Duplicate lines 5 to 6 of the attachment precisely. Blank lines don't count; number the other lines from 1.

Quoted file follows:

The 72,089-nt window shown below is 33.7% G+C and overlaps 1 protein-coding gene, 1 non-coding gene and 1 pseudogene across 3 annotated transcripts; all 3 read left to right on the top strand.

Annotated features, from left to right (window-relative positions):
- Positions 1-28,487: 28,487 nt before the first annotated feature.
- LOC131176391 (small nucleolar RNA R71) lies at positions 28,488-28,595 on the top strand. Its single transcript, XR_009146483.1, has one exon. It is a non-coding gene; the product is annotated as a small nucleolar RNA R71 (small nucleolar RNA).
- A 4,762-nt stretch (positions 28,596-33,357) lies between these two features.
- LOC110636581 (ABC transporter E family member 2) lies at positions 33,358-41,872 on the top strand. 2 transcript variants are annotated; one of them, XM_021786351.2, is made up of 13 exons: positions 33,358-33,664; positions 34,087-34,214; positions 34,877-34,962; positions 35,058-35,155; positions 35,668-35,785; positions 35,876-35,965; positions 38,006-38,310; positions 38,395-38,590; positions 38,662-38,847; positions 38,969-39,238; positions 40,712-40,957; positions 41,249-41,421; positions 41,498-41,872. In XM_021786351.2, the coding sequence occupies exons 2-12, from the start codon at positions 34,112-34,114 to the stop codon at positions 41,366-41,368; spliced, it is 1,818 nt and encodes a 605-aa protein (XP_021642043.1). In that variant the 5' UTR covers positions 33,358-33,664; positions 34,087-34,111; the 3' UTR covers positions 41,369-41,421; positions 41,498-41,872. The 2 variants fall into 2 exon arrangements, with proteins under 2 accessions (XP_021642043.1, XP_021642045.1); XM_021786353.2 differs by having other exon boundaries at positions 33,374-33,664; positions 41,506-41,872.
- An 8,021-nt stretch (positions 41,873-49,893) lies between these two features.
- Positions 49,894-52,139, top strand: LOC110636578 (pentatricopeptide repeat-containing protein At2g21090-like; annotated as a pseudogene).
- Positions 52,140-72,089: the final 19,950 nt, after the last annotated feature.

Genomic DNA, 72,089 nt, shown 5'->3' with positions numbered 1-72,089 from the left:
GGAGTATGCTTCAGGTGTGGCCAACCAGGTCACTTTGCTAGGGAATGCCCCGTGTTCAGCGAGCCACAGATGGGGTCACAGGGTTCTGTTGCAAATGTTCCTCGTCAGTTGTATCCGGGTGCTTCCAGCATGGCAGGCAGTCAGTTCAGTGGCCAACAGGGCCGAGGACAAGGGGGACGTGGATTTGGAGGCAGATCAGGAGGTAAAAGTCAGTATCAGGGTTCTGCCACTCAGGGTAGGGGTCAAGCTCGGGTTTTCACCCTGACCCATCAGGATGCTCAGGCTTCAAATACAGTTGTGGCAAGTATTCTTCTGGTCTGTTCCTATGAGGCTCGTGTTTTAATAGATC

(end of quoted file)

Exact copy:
- A 4,762-nt stretch (positions 28,596-33,357) lies between these two features.
- LOC110636581 (ABC transporter E family member 2) lies at positions 33,358-41,872 on the top strand. 2 transcript variants are annotated; one of them, XM_021786351.2, is made up of 13 exons: positions 33,358-33,664; positions 34,087-34,214; positions 34,877-34,962; positions 35,058-35,155; positions 35,668-35,785; positions 35,876-35,965; positions 38,006-38,310; positions 38,395-38,590; positions 38,662-38,847; positions 38,969-39,238; positions 40,712-40,957; positions 41,249-41,421; positions 41,498-41,872. In XM_021786351.2, the coding sequence occupies exons 2-12, from the start codon at positions 34,112-34,114 to the stop codon at positions 41,366-41,368; spliced, it is 1,818 nt and encodes a 605-aa protein (XP_021642043.1). In that variant the 5' UTR covers positions 33,358-33,664; positions 34,087-34,111; the 3' UTR covers positions 41,369-41,421; positions 41,498-41,872. The 2 variants fall into 2 exon arrangements, with proteins under 2 accessions (XP_021642043.1, XP_021642045.1); XM_021786353.2 differs by having other exon boundaries at positions 33,374-33,664; positions 41,506-41,872.